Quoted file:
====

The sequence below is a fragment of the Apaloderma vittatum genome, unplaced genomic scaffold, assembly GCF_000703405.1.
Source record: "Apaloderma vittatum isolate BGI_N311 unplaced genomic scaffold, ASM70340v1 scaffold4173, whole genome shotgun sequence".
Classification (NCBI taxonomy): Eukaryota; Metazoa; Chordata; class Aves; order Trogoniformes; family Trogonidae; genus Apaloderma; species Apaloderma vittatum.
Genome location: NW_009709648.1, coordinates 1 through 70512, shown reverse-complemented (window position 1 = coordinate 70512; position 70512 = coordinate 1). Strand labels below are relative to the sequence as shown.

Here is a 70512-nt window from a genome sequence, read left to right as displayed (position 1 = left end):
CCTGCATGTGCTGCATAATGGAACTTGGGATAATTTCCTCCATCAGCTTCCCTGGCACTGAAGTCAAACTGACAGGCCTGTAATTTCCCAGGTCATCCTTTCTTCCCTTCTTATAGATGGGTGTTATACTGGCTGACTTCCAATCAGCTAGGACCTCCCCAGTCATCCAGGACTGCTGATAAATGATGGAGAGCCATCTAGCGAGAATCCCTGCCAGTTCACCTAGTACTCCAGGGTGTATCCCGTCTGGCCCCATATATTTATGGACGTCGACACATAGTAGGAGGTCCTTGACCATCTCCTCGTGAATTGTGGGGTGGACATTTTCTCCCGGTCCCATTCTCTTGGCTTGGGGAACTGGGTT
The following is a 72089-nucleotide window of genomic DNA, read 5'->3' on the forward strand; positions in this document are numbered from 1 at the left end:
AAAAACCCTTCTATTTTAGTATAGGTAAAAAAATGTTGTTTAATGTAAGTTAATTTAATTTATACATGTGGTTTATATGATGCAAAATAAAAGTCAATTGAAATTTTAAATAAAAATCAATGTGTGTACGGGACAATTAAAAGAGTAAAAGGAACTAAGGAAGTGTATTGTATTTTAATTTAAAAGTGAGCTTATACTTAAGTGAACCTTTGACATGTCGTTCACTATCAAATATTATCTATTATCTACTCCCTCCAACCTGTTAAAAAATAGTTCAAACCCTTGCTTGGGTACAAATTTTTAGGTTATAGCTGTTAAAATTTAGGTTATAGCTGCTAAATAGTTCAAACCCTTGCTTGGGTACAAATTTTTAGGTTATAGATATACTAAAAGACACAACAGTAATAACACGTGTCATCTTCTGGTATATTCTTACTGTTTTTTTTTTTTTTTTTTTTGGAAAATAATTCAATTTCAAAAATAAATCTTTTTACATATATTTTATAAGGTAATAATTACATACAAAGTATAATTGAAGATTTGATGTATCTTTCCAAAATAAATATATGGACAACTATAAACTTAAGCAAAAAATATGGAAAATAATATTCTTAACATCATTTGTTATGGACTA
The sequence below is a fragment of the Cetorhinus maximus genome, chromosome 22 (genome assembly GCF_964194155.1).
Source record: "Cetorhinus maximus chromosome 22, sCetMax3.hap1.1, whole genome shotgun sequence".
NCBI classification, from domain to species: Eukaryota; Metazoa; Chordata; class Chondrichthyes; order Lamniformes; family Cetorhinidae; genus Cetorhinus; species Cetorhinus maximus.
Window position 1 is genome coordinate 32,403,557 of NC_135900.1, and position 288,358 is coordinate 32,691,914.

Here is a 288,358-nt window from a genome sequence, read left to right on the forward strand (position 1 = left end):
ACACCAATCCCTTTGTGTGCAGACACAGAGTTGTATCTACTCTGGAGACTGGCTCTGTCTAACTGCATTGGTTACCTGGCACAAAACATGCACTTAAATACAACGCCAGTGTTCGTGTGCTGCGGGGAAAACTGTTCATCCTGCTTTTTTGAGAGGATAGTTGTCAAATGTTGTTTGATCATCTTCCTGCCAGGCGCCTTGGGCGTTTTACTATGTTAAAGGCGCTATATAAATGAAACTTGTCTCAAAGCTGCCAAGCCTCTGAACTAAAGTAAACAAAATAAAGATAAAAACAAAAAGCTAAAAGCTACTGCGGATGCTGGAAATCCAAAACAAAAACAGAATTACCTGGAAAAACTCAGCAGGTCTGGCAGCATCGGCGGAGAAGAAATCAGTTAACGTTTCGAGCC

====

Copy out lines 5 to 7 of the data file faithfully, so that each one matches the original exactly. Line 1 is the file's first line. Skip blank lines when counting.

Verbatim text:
Here is a 70512-nt window from a genome sequence, read left to right as displayed (position 1 = left end):
CCTGCATGTGCTGCATAATGGAACTTGGGATAATTTCCTCCATCAGCTTCCCTGGCACTGAAGTCAAACTGACAGGCCTGTAATTTCCCAGGTCATCCTTTCTTCCCTTCTTATAGATGGGTGTTATACTGGCTGACTTCCAATCAGCTAGGACCTCCCCAGTCATCCAGGACTGCTGATAAATGATGGAGAGCCATCTAGCGAGAATCCCTGCCAGTTCACCTAGTACTCCAGGGTGTATCCCGTCTGGCCCCATATATTTATGGACGTCGACACATAGTAGGAGGTCCTTGACCATCTCCTCGTGAATTGTGGGGTGGACATTTTCTCCCGGTCCCATTCTCTTGGCTTGGGGAACTGGGTT
The following is a 72089-nucleotide window of genomic DNA, read 5'->3' on the forward strand; positions in this document are numbered from 1 at the left end: